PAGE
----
Top Winter Coats Quotes

Browse top 18 famous quotes and sayings about Winter Coats by most favorite authors.

Favorite Winter Coats Quotes

1. "There is, of course, always the personal satisfaction of writing down one's own experiences so they may be saved, caught and pinned under glass, hoarded against the winter of forgetfulness. Time has been cheated a little, at least, in one's own life, and a personal, trivial immortality of an old self assured."
Author: Anne Morrow Lindbergh
2. "Leaning against my car after changing the oil,I hold my black hands out and stare into themas if they were the faces of my children lookingat the winter moon and thinking of the snowthat will erase everything before they wake. In the garage, my wife comes behind meand slides her hands beneath my soiled shirt.Pressing her face between my shoulder blades,she mumbles something, and soon we are laughing,wrestling like children among piles of old rags,towels that unravel endlessly, torn sheets,work shirts from twenty years ago when I stoodin the door of a machine shop, grease blackened,and Kansas lay before me blazing with new snow,a future of flat land, white skies, and sunlight.After making love, we lie on the abandonedmattress and stare at our pale winter bodiessprawling in the half-light. She touches her belly,the scar of our last child, and the black printsof my hand along her hips and thighs."
Author: B.H. Fairchild
3. "Spring comes to the Australian Alps like an invisible spirit. There is not the tremendous surge of upthrust life that there is in the lowland valleys, and no wild flowers bloom in the snow mountains till the early summer, but there is an immense stirring of excitement. A bright red and blue lowrie flits through the trees; snow thaws, and the streams become full of foaming water; the grey, flattened grass grows upwards again and becomes greener; wild horses start to lose their winter coats and find new energy; wombats sit, round and fat, blinking in the evening sunshine; at night there is the cry of a dingo to its mate."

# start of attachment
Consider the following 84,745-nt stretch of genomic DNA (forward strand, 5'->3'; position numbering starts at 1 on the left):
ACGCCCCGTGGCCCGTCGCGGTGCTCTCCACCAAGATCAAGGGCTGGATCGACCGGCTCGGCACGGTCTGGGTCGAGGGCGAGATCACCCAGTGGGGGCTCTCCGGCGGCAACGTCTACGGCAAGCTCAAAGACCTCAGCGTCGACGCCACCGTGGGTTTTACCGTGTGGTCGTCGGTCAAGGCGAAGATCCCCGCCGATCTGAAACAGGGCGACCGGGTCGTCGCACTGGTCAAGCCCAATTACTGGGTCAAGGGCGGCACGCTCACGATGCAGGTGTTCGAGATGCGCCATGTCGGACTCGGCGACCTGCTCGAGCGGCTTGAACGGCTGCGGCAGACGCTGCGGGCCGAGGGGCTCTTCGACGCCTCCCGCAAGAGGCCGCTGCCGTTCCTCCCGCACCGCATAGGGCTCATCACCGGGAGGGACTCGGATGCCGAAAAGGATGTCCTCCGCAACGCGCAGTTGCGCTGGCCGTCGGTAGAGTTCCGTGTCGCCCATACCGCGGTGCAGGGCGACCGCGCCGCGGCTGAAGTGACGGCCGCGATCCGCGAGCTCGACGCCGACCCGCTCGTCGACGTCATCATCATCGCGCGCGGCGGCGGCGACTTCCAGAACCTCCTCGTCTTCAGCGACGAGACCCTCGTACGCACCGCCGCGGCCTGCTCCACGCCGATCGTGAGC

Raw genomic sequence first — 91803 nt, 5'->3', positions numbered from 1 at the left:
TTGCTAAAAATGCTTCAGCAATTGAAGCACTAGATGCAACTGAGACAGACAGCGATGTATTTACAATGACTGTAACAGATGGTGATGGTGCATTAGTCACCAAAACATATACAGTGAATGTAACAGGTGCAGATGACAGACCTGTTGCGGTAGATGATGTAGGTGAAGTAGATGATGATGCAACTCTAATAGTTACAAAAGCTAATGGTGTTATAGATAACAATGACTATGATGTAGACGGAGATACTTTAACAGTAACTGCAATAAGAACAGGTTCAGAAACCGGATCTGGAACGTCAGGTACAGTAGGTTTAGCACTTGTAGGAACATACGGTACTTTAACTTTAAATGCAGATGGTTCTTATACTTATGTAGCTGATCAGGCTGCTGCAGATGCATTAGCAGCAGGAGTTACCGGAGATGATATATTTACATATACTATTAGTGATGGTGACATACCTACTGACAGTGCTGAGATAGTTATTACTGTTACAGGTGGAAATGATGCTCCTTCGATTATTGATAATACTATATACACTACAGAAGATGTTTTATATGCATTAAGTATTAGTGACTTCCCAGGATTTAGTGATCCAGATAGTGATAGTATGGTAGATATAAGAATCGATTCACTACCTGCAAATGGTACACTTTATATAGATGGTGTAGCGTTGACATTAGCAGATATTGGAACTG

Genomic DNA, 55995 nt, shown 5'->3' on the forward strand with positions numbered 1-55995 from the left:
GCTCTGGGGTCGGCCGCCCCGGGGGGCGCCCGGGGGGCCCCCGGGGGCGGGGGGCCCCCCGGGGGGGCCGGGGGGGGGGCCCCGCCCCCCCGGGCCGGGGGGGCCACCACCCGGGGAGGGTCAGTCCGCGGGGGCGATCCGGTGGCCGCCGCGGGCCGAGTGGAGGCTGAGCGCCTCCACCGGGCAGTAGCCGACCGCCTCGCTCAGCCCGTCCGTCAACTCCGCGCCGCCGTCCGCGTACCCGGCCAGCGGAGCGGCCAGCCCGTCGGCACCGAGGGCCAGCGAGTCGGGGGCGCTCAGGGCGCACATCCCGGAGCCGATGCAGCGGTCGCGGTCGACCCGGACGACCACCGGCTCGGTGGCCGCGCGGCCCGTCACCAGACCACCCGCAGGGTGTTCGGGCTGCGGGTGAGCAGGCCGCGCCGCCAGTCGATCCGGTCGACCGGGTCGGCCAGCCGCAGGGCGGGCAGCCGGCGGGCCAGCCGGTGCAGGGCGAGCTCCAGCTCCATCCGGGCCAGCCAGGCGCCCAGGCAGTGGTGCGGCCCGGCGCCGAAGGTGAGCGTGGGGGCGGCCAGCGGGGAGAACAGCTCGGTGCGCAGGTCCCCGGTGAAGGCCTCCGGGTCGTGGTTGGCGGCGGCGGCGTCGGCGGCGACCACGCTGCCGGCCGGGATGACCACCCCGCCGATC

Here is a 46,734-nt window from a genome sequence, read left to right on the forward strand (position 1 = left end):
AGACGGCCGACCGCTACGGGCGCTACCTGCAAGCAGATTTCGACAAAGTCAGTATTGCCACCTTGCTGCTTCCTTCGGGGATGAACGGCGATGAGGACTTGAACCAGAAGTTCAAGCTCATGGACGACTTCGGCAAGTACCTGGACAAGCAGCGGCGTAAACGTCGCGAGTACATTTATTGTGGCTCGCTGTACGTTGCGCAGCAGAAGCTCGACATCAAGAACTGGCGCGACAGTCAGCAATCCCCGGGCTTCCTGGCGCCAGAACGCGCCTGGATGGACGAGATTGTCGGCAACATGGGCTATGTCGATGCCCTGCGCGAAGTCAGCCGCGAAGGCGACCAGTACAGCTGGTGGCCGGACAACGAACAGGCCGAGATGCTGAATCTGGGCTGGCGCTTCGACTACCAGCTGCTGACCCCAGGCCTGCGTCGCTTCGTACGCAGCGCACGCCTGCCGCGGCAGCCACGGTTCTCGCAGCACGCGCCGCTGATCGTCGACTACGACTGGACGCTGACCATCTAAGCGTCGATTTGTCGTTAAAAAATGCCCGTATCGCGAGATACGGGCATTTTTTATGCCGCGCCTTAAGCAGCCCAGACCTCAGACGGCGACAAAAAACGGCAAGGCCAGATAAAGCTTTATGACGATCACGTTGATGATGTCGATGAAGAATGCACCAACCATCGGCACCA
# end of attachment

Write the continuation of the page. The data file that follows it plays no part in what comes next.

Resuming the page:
Author: Elyne Mitchell
4. "My heart was a little bit broken, but I still had to go to school. I buttoned my dress shirt over it and my winter coat, too. I hoped it didn't show too much."
Author: Gabrielle Zevin
5. "During winter sunsets, standing on a promontory so I saw the scenic sea as a surface rather than a line and, as coal-boats appeared from all sides of the horizon, I thought that, as they opened their portholes, they would throw their coals onto this fire. They swarmed over the ocean like blowflies ready to devour the decomposed star, and the blank gesture of a cloud fanned them."
Author: Georges Limbour
6. "Only the wool of present will knit the sweater of memories that will keep you warm in the winter of your life."
Author: Himanshu Chhabra
7. "A tree has leaves like man has hair. Some men go winter in the summer, and other men, like me, like skiing on skin."
Author: Jarod Kintz